One possibility to consider is migration to another rural area or to a semi-urban area, rather than to the biggest city in the country. In smaller towns which are developing, there may he more opportunities than in the overcrowded large cities.
Rural lifestyle is more comfortable and pleasant.
In the rural areas, you have family and the village to help and support you.
As an agricultural producer, you can make a positive contribution toward your country's development.
A farmer is more likely to be able to improve his life by developing new land or obtaining loans for inputs than by beginning again in the city where life is hard and different.
There may be other agriculture related or non-agricultural employment opportunities in the rural areas.
There is sometimes not enough farmland for the number of people. Often, other inputs are also lacking such as fertilizer, improved seed and credit.
If a person does not want to be or cannot be a farmer, there may not be adequate training or non-farm work opportunities in the rural areas.
Educational and health facilities may be lacking. There may be no electricity or running water. There may not be opportunities for recreation.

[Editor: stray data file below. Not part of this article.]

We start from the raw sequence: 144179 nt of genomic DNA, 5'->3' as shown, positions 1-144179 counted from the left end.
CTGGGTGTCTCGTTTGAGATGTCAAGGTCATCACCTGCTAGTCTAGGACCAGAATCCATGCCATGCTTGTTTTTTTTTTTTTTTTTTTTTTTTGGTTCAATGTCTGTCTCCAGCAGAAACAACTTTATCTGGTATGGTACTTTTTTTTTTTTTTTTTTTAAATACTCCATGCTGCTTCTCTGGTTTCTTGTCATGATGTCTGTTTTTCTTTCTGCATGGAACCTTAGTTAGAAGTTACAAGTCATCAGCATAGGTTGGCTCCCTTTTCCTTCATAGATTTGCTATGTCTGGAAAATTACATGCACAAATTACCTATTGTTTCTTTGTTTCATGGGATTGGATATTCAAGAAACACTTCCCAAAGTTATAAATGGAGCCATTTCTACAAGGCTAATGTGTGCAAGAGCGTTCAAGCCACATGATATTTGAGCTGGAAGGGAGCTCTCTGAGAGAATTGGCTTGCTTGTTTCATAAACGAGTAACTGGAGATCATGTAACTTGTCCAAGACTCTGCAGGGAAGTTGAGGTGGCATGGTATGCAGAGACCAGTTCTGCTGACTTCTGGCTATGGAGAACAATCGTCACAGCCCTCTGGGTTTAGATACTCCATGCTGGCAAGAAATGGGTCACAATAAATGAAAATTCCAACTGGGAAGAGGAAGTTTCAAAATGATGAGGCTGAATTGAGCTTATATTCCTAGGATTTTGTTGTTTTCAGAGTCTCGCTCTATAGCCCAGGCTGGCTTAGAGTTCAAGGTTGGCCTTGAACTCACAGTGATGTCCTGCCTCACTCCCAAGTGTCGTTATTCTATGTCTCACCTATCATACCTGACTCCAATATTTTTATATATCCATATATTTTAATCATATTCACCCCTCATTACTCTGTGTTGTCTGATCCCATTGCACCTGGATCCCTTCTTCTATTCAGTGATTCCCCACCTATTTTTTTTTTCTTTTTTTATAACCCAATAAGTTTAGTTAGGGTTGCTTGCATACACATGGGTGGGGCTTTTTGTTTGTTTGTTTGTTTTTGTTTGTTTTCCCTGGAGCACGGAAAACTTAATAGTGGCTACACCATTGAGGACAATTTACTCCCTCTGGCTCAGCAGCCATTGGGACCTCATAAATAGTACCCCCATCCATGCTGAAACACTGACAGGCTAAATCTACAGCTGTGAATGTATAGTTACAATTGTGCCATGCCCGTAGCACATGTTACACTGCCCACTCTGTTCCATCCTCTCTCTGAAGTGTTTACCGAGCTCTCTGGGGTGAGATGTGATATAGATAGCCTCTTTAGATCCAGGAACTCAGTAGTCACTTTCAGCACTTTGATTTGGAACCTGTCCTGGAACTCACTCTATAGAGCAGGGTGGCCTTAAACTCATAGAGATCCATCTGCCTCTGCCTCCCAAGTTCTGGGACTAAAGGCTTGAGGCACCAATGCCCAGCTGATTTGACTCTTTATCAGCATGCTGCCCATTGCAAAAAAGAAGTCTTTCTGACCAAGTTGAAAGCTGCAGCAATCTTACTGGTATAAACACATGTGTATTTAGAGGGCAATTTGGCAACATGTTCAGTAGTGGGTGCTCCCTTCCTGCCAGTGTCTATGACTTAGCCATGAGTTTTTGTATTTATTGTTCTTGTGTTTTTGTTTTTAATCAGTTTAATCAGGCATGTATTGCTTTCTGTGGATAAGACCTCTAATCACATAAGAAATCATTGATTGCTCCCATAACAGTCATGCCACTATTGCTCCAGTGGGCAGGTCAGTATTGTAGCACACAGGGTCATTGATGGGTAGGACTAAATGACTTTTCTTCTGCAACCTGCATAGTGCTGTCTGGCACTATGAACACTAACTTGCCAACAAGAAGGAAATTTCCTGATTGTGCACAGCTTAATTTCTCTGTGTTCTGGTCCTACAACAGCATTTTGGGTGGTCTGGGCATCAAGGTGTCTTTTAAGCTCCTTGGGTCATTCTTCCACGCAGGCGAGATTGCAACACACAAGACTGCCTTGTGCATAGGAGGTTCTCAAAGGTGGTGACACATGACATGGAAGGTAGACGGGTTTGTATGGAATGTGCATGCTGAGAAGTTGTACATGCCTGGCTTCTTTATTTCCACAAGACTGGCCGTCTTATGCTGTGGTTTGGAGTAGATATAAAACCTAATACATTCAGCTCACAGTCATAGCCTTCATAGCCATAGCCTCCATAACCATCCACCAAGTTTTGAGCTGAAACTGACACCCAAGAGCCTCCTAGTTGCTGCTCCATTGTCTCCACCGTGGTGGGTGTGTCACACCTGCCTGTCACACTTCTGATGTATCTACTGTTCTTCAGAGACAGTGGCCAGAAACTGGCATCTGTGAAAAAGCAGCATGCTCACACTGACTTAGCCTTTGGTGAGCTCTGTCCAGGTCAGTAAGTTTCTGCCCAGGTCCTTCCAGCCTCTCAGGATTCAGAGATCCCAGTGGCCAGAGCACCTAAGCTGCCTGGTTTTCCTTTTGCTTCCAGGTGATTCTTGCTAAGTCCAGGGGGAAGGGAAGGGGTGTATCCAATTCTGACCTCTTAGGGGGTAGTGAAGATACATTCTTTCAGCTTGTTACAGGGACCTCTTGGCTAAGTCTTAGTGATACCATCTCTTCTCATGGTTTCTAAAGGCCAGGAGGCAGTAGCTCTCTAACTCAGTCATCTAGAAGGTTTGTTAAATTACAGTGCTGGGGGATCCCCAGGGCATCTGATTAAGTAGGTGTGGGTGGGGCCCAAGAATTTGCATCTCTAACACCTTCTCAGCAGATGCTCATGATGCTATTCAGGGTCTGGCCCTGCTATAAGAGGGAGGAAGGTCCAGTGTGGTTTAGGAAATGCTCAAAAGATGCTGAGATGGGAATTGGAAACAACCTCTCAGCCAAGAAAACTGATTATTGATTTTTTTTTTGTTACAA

Life in the city is more modern and exciting - there is more to do and life seems faster.
In the city, there are opportunities for both part-time and full-time employment.
Educational opportunities for children tend to be better.
More modern products are available in the cities.
Modern services and entertainments may be more common.
If you move to the city, you leave behind your family and friends and have only yourself to depend on.
The cost of living is very high in the city.
Many times, life in the city is more crowded and less healthy than in the country.
The services in the cities were not planned to serve so many people.
Employment opportunities in the cities may be available only to those with good qualifications.
In the big cities there is a lot of crime and theft. You can be afraid to go out of your house at night.
Some questions to start off the discussion
1. Where would you like to live if you have the choice?
2. What are the good things about life in your community?
3. What things are not so good about rural life?
4. What are the good things about life in the cities? What are the bad things?
5. What are some of the reasons people move to the city or stay in the rural areas?
6. Do you know someone who moved to the city without really considering all the possible effects? Are they happy?
7. What are some of the things to consider when deciding whether to live in a rural or an urban area?